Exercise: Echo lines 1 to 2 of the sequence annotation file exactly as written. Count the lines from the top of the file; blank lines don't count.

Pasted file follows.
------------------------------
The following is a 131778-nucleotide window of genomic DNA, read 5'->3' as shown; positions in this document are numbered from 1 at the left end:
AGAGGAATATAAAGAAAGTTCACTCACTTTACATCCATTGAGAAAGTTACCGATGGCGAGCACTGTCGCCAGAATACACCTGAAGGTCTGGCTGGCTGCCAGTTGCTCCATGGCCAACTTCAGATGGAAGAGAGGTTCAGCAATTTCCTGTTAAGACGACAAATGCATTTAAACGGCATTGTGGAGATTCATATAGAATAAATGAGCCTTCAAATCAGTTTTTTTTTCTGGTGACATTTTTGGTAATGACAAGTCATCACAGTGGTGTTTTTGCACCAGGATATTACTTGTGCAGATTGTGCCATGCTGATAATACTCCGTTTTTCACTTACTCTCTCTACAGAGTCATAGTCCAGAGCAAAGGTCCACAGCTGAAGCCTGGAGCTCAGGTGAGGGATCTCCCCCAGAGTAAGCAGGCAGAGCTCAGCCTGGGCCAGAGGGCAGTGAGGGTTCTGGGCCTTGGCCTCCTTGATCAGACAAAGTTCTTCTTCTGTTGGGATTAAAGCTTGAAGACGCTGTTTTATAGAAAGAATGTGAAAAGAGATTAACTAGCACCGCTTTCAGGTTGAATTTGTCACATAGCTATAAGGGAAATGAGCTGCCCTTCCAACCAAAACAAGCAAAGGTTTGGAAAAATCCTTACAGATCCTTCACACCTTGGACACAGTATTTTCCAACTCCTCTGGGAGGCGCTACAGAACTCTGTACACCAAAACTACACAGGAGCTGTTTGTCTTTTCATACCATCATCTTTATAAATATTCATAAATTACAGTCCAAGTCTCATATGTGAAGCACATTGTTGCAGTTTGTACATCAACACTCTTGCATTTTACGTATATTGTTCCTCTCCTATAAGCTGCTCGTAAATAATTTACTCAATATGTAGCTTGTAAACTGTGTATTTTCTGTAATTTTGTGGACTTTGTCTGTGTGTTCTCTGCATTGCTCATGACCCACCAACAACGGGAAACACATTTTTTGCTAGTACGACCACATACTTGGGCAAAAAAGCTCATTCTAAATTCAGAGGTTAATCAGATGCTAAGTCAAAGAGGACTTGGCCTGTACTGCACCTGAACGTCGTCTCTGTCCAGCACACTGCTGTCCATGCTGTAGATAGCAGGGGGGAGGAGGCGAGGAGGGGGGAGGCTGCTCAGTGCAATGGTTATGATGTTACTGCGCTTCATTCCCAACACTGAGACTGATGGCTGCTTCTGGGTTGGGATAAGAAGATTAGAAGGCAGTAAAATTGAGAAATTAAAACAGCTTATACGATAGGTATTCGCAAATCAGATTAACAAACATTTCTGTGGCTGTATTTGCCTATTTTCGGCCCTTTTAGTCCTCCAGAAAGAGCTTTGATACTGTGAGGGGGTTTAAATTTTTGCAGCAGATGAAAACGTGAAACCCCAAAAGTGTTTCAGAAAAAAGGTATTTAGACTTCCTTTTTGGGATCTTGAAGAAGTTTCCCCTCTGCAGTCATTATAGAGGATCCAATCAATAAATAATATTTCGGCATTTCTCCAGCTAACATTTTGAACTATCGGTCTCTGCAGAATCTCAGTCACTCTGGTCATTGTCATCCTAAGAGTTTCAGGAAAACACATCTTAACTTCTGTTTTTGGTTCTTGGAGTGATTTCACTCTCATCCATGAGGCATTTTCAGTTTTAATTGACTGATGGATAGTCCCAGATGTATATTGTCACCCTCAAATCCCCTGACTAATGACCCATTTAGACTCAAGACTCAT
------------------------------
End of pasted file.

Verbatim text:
The following is a 131778-nucleotide window of genomic DNA, read 5'->3' as shown; positions in this document are numbered from 1 at the left end:
AGAGGAATATAAAGAAAGTTCACTCACTTTACATCCATTGAGAAAGTTACCGATGGCGAGCACTGTCGCCAGAATACACCTGAAGGTCTGGCTGGCTGCCAGTTGCTCCATGGCCAACTTCAGATGGAAGAGAGGTTCAGCAATTTCCTGTTAAGACGACAAATGCATTTAAACGGCATTGTGGAGATTCATATAGAATAAATGAGCCTTCAAATCAGTTTTTTTTTCTGGTGACATTTTTGGTAATGACAAGTCATCACAGTGGTGTTTTTGCACCAGGATATTACTTGTGCAGATTGTGCCATGCTGATAATACTCCGTTTTTCACTTACTCTCTCTACAGAGTCATAGTCCAGAGCAAAGGTCCACAGCTGAAGCCTGGAGCTCAGGTGAGGGATCTCCCCCAGAGTAAGCAGGCAGAGCTCAGCCTGGGCCAGAGGGCAGTGAGGGTTCTGGGCCTTGGCCTCCTTGATCAGACAAAGTTCTTCTTCTGTTGGGATTAAAGCTTGAAGACGCTGTTTTATAGAAAGAATGTGAAAAGAGATTAACTAGCACCGCTTTCAGGTTGAATTTGTCACATAGCTATAAGGGAAATGAGCTGCCCTTCCAACCAAAACAAGCAAAGGTTTGGAAAAATCCTTACAGATCCTTCACACCTTGGACACAGTATTTTCCAACTCCTCTGGGAGGCGCTACAGAACTCTGTACACCAAAACTACACAGGAGCTGTTTGTCTTTTCATACCATCATCTTTATAAATATTCATAAATTACAGTCCAAGTCTCATATGTGAAGCACATTGTTGCAGTTTGTACATCAACACTCTTGCATTTTACGTATATTGTTCCTCTCCTATAAGCTGCTCGTAAATAATTTACTCAATATGTAGCTTGTAAACTGTGTATTTTCTGTAATTTTGTGGACTTTGTCTGTGTGTTCTCTGCATTGCTCATGACCCACCAACAACGGGAAACACATTTTTTGCTAGTACGACCACATACTTGGGCAAAAAAGCTCATTCTAAATTCAGAGGTTAATCAGATGCTAAGTCAAAGAGGACTTGGCCTGTACTGCACCTGAACGTCGTCTCTGTCCAGCACACTGCTGTCCATGCTGTAGATAGCAGGGGGGAGGAGGCGAGGAGGGGGGAGGCTGCTCAGTGCAATGGTTATGATGTTACTGCGCTTCATTCCCAACACTGAGACTGATGGCTGCTTCTGGGTTGGGATAAGAAGATTAGAAGGCAGTAAAATTGAGAAATTAAAACAGCTTATACGATAGGTATTCGCAAATCAGATTAACAAACATTTCTGTGGCTGTATTTGCCTATTTTCGGCCCTTTTAGTCCTCCAGAAAGAGCTTTGATACTGTGAGGGGGTTTAAATTTTTGCAGCAGATGAAAACGTGAAACCCCAAAAGTGTTTCAGAAAAAAGGTATTTAGACTTCCTTTTTGGGATCTTGAAGAAGTTTCCCCTCTGCAGTCATTATAGAGGATCCAATCAATAAATAATATTTCGGCATTTCTCCAGCTAACATTTTGAACTATCGGTCTCTGCAGAATCTCAGTCACTCTGGTCATTGTCATCCTAAGAGTTTCAGGAAAACACATCTTAACTTCTGTTTTTGGTTCTTGGAGTGATTTCACTCTCATCCATGAGGCATTTTCAGTTTTAATTGACTGATGGATAGTCCCAGATGTATATTGTCACCCTCAAATCCCCTGACTAATGACCCATTTAGACTCAAGACTCAT